We were commissioned by Essex County Council to explore the employment experiences of young people with autism and/or learning disabilities. In Essex, most people with learning disabilities and autism are unemployed, and the council wanted to better understand the barriers these individuals faced when going through the employment process. They also wanted to identify specific practices that certain employers were enacting to improve both the application process and the job experience of people with autism/learning disabilities, so that they could better support their residents.
The challenges faced by people in employment are numerous—it’s often not clear to them what job opportunities are available to them; they, and their parents, also frequently exhibited a fear of failure in employment, leading to avoidance of trying new things; we also learned that support services are not doing enough to encourage paid employment.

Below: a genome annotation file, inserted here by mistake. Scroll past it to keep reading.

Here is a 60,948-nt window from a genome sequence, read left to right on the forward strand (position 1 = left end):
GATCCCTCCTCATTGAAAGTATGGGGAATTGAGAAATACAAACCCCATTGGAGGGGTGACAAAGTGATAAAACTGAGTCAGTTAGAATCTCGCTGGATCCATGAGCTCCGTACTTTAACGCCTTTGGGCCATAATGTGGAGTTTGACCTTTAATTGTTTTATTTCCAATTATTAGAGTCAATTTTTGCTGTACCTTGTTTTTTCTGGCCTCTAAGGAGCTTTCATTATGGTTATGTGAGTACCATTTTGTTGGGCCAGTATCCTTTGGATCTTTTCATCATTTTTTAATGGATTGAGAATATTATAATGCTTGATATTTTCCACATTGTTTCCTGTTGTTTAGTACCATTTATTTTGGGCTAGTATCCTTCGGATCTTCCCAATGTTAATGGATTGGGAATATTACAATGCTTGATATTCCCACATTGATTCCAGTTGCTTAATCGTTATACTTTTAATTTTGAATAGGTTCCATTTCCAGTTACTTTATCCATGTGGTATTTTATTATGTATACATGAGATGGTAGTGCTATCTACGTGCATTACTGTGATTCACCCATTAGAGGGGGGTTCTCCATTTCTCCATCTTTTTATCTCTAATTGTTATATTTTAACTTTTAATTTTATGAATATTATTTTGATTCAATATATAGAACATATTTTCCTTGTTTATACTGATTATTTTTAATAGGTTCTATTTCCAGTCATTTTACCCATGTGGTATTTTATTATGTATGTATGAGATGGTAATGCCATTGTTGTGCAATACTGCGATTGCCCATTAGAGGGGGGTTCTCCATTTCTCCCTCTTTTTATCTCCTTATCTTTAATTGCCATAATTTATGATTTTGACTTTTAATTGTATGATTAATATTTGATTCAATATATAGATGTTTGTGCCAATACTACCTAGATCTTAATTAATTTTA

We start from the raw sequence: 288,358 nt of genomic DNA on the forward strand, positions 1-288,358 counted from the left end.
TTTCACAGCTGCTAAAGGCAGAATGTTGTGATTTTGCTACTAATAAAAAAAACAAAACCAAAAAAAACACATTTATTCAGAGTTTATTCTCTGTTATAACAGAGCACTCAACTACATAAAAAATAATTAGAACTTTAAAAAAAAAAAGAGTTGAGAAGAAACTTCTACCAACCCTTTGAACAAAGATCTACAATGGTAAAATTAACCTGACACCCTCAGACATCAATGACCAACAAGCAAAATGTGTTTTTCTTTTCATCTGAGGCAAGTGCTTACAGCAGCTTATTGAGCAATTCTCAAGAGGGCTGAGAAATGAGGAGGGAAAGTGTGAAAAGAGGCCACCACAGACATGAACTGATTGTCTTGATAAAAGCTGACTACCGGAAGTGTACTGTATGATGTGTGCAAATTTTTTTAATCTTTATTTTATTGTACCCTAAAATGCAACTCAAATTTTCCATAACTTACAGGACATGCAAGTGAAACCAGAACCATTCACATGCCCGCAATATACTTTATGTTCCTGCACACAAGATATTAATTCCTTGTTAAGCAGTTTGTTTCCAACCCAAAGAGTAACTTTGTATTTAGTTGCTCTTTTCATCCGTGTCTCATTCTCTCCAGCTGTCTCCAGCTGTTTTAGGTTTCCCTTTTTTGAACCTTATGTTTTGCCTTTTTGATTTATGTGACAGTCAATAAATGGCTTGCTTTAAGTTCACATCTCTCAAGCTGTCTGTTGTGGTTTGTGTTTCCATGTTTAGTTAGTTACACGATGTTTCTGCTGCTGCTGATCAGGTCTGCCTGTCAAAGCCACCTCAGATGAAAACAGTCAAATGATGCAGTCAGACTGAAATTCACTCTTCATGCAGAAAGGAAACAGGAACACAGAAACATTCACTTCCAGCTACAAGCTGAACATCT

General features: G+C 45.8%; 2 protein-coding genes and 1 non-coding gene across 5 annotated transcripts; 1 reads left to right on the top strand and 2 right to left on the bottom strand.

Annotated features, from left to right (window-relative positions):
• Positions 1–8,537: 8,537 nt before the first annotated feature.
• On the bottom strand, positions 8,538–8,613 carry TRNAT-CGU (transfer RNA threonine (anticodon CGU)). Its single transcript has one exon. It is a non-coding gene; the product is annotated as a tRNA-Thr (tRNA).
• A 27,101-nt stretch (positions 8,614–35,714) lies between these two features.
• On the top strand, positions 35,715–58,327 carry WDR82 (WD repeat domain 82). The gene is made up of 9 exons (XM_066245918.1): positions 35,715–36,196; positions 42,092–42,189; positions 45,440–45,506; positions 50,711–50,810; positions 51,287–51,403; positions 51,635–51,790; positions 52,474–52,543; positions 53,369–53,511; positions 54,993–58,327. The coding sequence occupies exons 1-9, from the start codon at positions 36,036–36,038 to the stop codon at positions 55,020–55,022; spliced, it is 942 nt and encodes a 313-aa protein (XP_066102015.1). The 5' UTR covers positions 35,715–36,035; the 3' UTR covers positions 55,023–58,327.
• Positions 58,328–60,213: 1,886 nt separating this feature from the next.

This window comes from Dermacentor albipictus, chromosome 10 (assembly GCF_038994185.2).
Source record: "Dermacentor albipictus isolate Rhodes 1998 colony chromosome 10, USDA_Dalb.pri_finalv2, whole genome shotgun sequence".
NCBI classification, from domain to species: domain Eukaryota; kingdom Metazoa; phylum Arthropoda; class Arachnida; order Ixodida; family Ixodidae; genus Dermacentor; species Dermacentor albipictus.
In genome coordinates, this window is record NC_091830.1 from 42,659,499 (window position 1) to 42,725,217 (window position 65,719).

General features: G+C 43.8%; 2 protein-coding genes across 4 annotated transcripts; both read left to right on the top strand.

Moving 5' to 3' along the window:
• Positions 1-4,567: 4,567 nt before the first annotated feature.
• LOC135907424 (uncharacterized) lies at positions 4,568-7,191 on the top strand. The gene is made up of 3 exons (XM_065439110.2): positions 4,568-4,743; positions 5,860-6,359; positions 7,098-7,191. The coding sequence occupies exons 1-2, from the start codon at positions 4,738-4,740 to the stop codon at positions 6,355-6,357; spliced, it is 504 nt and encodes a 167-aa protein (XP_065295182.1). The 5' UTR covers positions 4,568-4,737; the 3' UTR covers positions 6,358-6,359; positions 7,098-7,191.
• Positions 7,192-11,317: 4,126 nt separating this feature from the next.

Employers also often didn’t push to get the best out of employees with learning difficulties and autism, and co-workers frequently didn’t understand the support that therequired, creating work environments that made it more difficult for them to succeed.
However, our research team identified various opportunities that parents, education and support services, employers and the council can implement to improve employment experiences of people with autism and learning difficulties.
We discovered that for those with learning difficulties/autism, being in employment generally increased their sense of self-worth and identity, encouraged them to think more long-term about their aspirations, and also foster opportunities to socialise and form new connections with people.
This research highlights the important role employment plays for people with learning difficulties and autism, and the many ways that different support networks can better help these people to flourish at work; a challenge that Essex County Council is keen to support across this country. We created a short film in order to bring to life the experiences of the people we interviewed, which we delivered alongside our final presentation at an event with stakeholders across Essex and other local authorities. Families that took part in the research also attended the launch.
We were delighted to have received the LARIA Award for most engaging communication of Local Area Research or Analysis, for this work with Essex County Council.